William Lee Fenton, a financial controller, has given a 14 year Bankruptcy Restrictions Undertaking for misappropriating £90,326 from his employer. No repayments were made to his employer, who petitioned for his bankruptcy, leading to his bankruptcy in October 2013.
Mr Fenton’s restriction follows an investigation by the Insolvency Service.
Mr Fenton (40) has given an undertaking to the Secretary of State for Business, Innovation & Skills, to be bound for 14 years, by the restrictions set out in insolvency law that a bankrupt is subject to until they are discharged from bankruptcy – normally 12 months – until 2029. In addition, he cannot manage or control a company during this period without leave of the court.
Mr Fenton’s misappropriations occurred over the course of twelve months in 2012 and 2013.
The investigation found that between 13 February 2012 and 31 January 2013, Mr Fenton changed the details on supplier invoices so that payments made against those invoices would go into his personal bank account and not into supplier’s accounts as intended. He used the monies to fund a lifestyle beyond his actual means. At the date of his bankruptcy order, he owed his employer, banks and other financial institutions.
On 22 October 2013, a Bankruptcy Order was made against Mr Fenton, on the petition of his employer. His total debts were £159,247.
Commenting on the case Carol Butler, Official Receiver for Exeter, said:
The Insolvency Service will look closely at any evidence of misconduct and take appropriate action where others have suffered as a result of a bankrupt’s actions, as has happened in Mr Fenton’s case.
Mr Fenton is currently being investigated by the police to determine whether criminal proceedings should be instigated.
Notes to editors
The bankruptcy order was made on 22 October 2013, following a petition brought by Mr Fenton’s employers Mr Fenton’s date of birth is 17 January 1975.
If the Official Receiver considers that the conduct of a bankrupt has been dishonest or blameworthy in some other way, he (or she) will report the facts to court and ask for a Bankruptcy Restrictions Order (BRO) to be made. The court will consider this report and any other evidence put before it, and will decide whether it should make a BRO. If it does, the bankrupt will be subject to certain restrictions for the period stated in the order. This can be from 2 to 15 years.
The bankrupt may instead agree to a Bankruptcy Restrictions Undertaking (BRU) which has the same effect as an order, but will mean that the matter does not go to court.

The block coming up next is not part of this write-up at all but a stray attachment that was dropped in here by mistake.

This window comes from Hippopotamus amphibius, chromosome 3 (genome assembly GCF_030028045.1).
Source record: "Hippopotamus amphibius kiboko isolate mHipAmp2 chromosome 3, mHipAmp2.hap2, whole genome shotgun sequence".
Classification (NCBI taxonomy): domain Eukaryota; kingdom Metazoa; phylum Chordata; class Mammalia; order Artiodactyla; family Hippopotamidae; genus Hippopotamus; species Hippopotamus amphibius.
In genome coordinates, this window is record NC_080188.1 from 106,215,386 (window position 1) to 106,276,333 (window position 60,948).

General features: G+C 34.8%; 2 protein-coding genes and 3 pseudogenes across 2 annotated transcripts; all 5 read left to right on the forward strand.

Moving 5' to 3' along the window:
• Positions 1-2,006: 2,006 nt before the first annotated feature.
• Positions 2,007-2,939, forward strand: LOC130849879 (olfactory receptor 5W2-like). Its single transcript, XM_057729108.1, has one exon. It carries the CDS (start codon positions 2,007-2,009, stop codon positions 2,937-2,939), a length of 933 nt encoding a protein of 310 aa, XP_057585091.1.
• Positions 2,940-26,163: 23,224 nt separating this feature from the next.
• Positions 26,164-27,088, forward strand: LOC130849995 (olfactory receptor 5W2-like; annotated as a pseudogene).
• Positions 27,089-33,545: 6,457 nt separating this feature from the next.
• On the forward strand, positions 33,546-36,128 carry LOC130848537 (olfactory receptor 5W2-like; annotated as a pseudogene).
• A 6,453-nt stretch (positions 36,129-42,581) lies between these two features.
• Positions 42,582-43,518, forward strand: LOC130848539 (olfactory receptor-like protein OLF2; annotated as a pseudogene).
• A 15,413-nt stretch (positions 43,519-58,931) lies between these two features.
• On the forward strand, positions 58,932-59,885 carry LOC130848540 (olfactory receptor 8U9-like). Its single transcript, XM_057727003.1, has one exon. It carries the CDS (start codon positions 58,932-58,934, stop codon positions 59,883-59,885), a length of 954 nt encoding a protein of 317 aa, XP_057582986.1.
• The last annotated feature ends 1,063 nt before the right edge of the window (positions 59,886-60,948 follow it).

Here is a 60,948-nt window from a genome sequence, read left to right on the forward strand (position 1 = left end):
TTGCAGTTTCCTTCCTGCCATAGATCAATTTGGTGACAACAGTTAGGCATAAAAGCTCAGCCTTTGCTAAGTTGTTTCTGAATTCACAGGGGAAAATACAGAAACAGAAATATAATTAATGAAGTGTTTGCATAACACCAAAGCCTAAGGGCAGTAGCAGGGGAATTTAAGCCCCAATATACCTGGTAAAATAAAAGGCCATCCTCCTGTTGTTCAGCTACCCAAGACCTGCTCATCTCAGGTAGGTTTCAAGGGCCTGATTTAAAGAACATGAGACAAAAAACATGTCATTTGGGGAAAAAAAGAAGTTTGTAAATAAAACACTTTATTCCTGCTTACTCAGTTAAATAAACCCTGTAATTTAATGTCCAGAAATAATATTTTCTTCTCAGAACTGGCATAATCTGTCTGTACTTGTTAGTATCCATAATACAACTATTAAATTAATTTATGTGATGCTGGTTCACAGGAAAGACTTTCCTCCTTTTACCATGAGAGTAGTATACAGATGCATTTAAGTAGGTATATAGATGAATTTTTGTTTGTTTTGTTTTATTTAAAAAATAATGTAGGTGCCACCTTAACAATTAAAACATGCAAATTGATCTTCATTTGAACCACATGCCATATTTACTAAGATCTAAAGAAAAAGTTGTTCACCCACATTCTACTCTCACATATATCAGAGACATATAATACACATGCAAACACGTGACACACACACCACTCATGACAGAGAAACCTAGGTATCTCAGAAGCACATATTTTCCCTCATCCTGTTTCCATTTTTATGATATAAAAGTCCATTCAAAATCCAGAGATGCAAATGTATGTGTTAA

These are restrictions set out in insolvency law that the bankrupt is subject to until they are discharged from bankruptcy – normally 12 months and include that bankrupts:
- must disclose their status to a credit provider if they wish to get credit of more than £500
- who carry on business in a different name from the name in which they were made bankrupt, they must disclose to those they wish to do business with the name (or trading style) under which they were made bankrupt
- may not act as the director of a company nor take part in its promotion, formation or management unless they have a court’s permission to do so
- may not act as an insolvency practitioner, or as the receiver or manager of the property of a company on behalf of debenture holders
Additionally, a person subject to a Bankruptcy Restrictions Order/Undertaking or a Debt Relief Restrictions Order/Undertaking, may not be a Member of Parliament in England or Wales.
The Insolvency Service administers the insolvency regime, investigating all compulsory liquidations and individual insolvencies (bankruptcies) through the Official Receiver to establish why they became insolvent. It may also use powers under the Companies Act 1985 to conduct confidential fact-finding investigations into the activities of live limited companies in the UK. In addition, the agency authorises and regulates the insolvency profession, deals with disqualification of directors in corporate failures, assesses and pays statutory entitlement to redundancy payments when an employer cannot or will not pay employees, provides banking and investment services for bankruptcy and liquidation estate funds and advises ministers and other government departments on insolvency law and practice.
Further information about the work of the Insolvency Service, and how to complain about financial misconduct, is available.
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Published: 22 October 2015
From: The Insolvency Service